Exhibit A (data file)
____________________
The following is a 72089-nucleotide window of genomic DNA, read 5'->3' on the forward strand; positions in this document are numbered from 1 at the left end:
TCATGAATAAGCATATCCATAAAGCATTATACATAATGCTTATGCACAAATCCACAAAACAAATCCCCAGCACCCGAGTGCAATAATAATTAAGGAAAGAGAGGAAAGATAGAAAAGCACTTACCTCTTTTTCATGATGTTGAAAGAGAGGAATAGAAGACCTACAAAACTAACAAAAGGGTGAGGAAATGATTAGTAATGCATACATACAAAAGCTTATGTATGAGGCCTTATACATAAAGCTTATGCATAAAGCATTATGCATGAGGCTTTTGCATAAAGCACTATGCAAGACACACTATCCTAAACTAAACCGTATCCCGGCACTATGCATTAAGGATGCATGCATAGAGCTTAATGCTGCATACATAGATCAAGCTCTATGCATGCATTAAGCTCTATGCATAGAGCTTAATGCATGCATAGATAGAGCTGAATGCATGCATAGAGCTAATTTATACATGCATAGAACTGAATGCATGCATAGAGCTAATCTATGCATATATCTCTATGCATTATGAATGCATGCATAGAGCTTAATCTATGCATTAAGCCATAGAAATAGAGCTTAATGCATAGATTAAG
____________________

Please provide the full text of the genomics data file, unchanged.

The following is a 72089-nucleotide window of genomic DNA, read 5'->3' on the forward strand; positions in this document are numbered from 1 at the left end:
TCATGAATAAGCATATCCATAAAGCATTATACATAATGCTTATGCACAAATCCACAAAACAAATCCCCAGCACCCGAGTGCAATAATAATTAAGGAAAGAGAGGAAAGATAGAAAAGCACTTACCTCTTTTTCATGATGTTGAAAGAGAGGAATAGAAGACCTACAAAACTAACAAAAGGGTGAGGAAATGATTAGTAATGCATACATACAAAAGCTTATGTATGAGGCCTTATACATAAAGCTTATGCATAAAGCATTATGCATGAGGCTTTTGCATAAAGCACTATGCAAGACACACTATCCTAAACTAAACCGTATCCCGGCACTATGCATTAAGGATGCATGCATAGAGCTTAATGCTGCATACATAGATCAAGCTCTATGCATGCATTAAGCTCTATGCATAGAGCTTAATGCATGCATAGATAGAGCTGAATGCATGCATAGAGCTAATTTATACATGCATAGAACTGAATGCATGCATAGAGCTAATCTATGCATATATCTCTATGCATTATGAATGCATGCATAGAGCTTAATCTATGCATTAAGCCATAGAAATAGAGCTTAATGCATAGATTAAG